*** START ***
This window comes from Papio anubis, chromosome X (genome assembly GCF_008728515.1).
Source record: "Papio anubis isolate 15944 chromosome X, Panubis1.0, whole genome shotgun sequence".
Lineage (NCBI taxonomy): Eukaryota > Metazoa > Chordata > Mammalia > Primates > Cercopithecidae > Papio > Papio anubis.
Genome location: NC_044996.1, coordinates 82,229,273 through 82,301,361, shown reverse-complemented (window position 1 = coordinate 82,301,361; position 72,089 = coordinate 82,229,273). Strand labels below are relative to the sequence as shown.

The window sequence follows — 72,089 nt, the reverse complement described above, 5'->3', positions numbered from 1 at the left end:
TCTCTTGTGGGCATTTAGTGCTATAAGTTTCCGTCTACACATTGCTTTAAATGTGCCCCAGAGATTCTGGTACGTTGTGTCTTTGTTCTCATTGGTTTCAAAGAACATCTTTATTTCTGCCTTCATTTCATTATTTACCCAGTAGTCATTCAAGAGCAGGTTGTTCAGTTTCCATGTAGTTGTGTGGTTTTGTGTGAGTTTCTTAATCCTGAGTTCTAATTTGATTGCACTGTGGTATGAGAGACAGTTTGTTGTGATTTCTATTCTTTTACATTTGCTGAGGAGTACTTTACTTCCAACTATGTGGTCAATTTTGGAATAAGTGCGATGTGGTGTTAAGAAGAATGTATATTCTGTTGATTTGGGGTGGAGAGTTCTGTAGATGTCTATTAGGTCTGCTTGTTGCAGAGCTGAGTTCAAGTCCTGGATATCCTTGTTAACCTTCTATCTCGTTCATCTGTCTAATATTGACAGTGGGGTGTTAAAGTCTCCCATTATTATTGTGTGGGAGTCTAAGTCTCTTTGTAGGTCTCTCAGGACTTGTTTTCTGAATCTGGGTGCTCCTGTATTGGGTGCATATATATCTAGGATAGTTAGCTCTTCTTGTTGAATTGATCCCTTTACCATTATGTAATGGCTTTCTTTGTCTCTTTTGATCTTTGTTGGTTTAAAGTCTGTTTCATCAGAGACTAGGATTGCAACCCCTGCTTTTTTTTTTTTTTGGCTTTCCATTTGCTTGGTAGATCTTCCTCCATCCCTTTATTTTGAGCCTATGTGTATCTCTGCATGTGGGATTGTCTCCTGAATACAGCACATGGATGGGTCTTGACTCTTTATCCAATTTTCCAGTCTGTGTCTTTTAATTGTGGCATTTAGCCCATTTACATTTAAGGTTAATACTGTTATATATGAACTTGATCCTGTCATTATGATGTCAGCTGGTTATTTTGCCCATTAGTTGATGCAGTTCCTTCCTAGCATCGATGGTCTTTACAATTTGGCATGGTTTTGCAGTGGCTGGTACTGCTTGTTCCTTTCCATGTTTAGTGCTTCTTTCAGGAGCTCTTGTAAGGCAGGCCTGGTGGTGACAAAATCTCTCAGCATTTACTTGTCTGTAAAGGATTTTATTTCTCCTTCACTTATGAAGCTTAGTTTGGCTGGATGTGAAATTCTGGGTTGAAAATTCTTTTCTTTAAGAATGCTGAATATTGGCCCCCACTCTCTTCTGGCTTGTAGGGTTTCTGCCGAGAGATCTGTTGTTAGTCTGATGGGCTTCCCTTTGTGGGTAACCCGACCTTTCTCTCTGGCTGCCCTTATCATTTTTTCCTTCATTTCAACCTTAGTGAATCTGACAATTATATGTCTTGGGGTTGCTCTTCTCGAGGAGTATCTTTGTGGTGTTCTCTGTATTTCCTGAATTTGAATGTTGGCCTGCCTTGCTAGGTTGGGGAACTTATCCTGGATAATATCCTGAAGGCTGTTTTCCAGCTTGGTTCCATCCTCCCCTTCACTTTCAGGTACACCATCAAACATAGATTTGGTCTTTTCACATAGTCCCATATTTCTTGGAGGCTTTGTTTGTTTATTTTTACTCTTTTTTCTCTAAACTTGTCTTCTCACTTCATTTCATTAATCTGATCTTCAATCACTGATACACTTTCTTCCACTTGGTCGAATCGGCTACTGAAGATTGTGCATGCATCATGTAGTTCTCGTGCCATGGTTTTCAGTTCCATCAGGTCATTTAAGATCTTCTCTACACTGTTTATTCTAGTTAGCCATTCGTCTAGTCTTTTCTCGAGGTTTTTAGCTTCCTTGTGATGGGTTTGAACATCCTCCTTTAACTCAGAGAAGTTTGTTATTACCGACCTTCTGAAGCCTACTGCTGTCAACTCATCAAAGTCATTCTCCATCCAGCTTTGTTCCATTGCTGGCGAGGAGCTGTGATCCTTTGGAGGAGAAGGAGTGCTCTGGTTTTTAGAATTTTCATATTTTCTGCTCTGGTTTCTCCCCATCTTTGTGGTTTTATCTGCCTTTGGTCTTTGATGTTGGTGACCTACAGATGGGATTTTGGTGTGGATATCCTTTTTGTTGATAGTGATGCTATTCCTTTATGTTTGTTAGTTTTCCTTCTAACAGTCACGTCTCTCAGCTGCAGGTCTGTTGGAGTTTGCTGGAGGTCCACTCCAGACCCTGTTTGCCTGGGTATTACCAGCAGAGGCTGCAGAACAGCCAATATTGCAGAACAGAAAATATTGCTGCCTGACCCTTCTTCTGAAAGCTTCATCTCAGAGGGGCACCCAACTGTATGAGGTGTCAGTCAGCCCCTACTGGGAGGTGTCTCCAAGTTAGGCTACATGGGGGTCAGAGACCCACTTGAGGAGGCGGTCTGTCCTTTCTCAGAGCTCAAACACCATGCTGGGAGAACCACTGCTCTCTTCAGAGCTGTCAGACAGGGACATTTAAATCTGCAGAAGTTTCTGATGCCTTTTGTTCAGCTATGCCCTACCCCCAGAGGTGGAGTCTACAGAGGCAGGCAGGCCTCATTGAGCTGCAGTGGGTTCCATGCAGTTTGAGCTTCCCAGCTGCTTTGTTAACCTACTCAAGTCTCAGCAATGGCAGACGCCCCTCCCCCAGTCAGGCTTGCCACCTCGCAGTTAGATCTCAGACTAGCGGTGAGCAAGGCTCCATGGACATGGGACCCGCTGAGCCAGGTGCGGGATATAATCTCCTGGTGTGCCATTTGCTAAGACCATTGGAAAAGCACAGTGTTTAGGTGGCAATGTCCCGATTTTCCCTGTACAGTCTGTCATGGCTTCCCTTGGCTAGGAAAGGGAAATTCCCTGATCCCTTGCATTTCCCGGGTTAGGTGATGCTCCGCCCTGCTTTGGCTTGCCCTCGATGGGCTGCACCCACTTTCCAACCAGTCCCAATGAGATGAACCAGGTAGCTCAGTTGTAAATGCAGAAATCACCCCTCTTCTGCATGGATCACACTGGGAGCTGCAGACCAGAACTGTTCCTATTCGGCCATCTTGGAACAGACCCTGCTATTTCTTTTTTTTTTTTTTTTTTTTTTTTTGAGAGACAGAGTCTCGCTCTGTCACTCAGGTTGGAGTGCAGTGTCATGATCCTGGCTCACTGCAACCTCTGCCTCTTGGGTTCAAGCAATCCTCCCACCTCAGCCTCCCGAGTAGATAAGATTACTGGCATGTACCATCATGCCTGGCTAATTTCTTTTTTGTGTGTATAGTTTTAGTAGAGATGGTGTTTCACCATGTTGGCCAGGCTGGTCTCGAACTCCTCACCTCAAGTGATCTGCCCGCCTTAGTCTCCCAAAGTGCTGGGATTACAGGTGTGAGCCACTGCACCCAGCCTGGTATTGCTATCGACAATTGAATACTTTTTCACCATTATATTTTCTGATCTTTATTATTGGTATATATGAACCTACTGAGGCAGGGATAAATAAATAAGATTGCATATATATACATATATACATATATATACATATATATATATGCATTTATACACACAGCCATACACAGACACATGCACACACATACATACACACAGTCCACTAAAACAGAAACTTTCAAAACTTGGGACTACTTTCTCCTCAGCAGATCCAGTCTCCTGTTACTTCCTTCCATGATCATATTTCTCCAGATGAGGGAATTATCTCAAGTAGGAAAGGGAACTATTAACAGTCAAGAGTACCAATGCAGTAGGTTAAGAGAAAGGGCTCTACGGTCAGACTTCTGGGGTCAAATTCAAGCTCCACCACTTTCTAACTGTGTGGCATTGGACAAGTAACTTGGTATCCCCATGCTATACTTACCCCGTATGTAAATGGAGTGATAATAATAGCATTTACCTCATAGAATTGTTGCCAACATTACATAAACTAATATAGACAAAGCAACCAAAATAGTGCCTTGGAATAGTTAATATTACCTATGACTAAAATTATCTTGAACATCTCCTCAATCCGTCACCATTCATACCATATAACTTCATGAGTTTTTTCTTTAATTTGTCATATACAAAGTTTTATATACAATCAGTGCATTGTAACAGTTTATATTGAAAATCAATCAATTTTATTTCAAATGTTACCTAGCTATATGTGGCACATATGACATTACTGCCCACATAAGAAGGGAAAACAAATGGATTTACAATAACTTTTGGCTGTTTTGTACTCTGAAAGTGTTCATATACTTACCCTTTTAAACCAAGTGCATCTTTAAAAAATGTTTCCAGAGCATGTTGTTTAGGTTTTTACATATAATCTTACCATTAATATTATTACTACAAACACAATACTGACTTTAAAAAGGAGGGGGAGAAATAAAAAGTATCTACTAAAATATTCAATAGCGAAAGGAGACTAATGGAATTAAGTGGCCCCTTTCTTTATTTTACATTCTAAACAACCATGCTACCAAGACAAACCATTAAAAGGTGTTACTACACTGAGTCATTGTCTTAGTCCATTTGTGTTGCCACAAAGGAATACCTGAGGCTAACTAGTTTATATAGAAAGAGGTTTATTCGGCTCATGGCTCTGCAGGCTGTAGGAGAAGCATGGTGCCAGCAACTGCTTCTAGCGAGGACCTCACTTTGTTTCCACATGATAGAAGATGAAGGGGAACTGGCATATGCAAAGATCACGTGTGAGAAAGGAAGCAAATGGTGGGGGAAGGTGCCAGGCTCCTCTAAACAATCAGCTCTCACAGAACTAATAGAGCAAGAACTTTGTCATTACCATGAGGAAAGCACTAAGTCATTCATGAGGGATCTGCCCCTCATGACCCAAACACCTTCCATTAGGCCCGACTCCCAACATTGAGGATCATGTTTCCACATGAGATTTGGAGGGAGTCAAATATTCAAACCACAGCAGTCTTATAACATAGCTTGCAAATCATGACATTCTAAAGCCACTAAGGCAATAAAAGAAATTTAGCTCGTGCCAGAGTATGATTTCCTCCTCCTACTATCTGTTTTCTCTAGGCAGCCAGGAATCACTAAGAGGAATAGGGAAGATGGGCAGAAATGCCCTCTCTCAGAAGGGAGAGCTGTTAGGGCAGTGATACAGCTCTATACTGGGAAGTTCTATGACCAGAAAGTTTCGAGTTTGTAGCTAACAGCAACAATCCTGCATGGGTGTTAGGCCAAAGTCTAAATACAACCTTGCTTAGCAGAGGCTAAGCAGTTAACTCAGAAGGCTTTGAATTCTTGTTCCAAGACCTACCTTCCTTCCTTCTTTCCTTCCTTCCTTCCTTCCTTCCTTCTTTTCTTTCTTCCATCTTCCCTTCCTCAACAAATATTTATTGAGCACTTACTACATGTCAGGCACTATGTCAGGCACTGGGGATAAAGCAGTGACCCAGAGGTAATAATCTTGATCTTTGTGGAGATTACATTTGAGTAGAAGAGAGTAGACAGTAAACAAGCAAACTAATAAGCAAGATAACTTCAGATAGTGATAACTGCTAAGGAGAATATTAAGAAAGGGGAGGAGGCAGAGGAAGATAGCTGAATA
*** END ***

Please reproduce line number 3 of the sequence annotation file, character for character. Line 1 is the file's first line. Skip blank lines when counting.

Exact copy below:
Lineage (NCBI taxonomy): Eukaryota > Metazoa > Chordata > Mammalia > Primates > Cercopithecidae > Papio > Papio anubis.